What a shame because Rabinowitz missed the opportunity to discuss Iran in the context of a central issue of her op-ed — whether U.S. foreign policy ever engenders so much anger and hatred for the United States that the victims are motivated to retaliate with acts of terrorism.
Consider, for example, the CIA-instigated coup in Iran in 1953, which ousted the democratically elected prime minister of the country from office and replaced him with a brutal unelected dictator, one who continued oppressing the Iranian people for the next 25 years.
It would have been fascinating to read Rabinowitz’s take on the CIA coup. Does she believe that the U.S. government was justified in destroying Iran’s experiment with democracy and installing a brutal U.S.-supported dictatorship in its stead? Does she consider the CIA’s coup an act of war against a sovereign and independent regime? Does she consider it an act of goodness for the benefit of the Iranian people? Does she justify the coup by resorting to the old time-honored mantra of the national-security state, “national security”?
Equally important, how does she perceive the reaction of the Iranian people upon learning what the CIA had done to their country? Does she feel that Iranians became angry over the coup? Or does she take the position that it is inconceivable the coup would generate anger among Iranians given that a friend of the United States was installed into power?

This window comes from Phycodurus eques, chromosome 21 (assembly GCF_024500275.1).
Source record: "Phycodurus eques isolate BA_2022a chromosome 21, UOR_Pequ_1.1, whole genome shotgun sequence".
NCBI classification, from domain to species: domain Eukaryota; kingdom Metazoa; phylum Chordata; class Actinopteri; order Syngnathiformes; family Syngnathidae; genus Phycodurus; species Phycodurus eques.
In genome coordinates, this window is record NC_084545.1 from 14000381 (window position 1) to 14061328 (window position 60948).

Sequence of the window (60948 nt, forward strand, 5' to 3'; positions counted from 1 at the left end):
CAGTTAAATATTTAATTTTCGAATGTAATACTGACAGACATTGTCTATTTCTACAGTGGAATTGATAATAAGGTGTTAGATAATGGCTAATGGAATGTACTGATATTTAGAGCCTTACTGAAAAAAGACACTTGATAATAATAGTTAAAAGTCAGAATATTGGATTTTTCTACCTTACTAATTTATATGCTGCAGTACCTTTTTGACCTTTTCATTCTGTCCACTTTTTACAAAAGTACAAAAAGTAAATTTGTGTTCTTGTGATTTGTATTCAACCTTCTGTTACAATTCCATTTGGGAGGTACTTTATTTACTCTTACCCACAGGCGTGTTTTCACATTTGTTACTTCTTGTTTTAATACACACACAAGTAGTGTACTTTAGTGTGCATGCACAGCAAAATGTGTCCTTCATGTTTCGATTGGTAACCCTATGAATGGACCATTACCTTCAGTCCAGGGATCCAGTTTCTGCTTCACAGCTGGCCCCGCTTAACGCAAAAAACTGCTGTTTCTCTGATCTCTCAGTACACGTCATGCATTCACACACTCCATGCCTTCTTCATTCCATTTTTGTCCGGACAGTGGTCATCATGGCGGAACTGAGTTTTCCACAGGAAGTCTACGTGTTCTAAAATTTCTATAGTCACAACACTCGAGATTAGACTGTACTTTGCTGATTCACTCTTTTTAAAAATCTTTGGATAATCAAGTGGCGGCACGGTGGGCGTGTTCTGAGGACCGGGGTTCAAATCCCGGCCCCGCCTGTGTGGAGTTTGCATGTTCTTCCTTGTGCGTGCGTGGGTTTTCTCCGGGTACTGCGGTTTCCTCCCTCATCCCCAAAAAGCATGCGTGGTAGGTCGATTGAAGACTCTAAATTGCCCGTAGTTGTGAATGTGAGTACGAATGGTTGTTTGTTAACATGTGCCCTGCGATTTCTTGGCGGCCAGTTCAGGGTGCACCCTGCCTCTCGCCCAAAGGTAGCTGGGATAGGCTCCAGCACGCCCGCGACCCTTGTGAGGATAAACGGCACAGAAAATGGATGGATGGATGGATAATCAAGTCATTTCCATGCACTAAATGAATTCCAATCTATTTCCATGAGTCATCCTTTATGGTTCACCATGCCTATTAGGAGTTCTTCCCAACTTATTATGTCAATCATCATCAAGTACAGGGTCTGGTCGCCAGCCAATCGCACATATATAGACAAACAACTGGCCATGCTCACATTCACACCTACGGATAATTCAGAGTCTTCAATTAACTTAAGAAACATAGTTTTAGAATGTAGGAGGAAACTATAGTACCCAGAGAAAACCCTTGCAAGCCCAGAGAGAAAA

When the Iranian revolution occurred in 1979, after 25 years of brutal and oppressive U.S. government-supported dictatorship, some of the revolutionaries took U.S. diplomats hostage, which was clearly an act of terrorism. What would Rabinowitz say about that? Would she say that the terrorist retaliation had nothing to do with what the CIA had done 25 years before and nothing to do with the U.S. government’s support of the Iranian dictatorship for the previous 25 years? Would she say that the terrorism was instead motivated by hatred for America’s “freedom and values”? Indeed, would she argue that America’s “freedom and values” encompass the authority of the U.S. government to engage in regime-change operations in countries whose regimes are headed by officials who don’t kowtow to the U.S. government?
Again, we don’t know the answer to those questions because, unfortunately, Rabinowitz’s attack on Ron Paul, while long on superficialities, was short on substance.